University of Bath

Evaluating education systems

This seminar is presented by Professor Nicolas Gravel from Aix-Marseille University

25 Oct 20174.15pm
to
25 Oct 20175.45pm
Free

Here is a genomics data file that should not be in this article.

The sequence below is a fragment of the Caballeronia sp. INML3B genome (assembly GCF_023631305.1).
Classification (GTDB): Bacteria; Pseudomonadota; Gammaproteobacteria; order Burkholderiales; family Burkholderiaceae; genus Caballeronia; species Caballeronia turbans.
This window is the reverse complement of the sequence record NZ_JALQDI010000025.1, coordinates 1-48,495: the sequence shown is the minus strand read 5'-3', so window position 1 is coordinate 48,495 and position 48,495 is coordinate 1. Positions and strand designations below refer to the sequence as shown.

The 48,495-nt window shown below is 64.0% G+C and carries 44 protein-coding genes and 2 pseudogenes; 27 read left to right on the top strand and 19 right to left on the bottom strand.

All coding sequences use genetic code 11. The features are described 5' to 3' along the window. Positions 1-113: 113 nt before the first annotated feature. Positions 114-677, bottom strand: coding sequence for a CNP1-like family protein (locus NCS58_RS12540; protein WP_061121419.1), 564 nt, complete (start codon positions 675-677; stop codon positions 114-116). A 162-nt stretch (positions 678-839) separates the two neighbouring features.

This paper develops and implements dominance criteria for evaluating the performance of compulsory school systems.The main criterion that we propose is shown to be the smallest transitive criterion compatible with three elementary principles for evaluating such school systems. The first principle requires that improving the cognitive skill of a children of a given family background is a good thing. The second principle says that the evaluation attached to a given cognitive skill of a children is all the more favorable as the children is coming from a family with an unfavorable background. The third principle says that, for a given distribution of the children cognitive skills and family backgrounds, reducing the correlation between family background and cognitive skill is a good thing. Our dominance criterion considers that school system A is better than school system B if, for any pair of reference family background and cognitive skill, the fraction of the children who have a better cognitive skills and are coming from a worst family background than the reference is weakly larger in A than in B. We then apply our criterion to the ranking of education systems of major OECD countries, taking the standardized PISA scores as the measure of cognitive skills, and considering in turns various indices of the family backgrounds. We show that, albeit incomplete, our criterion enables the comparisons of quite a few educational systems. Educational systems of fast growing asian economies - and in particular Vietnam, appear rather at the top of our rankings while those of wealthy arabic countries such as Qatar or Arab Emirates appear at the bottom. We also consider the possibility of extending our criterion by incorporating some additional value judgement about varying inequality in cognitive skills. The extension gives rise to more discriminatory dominance criteria that we also apply to the ranking of national education systems.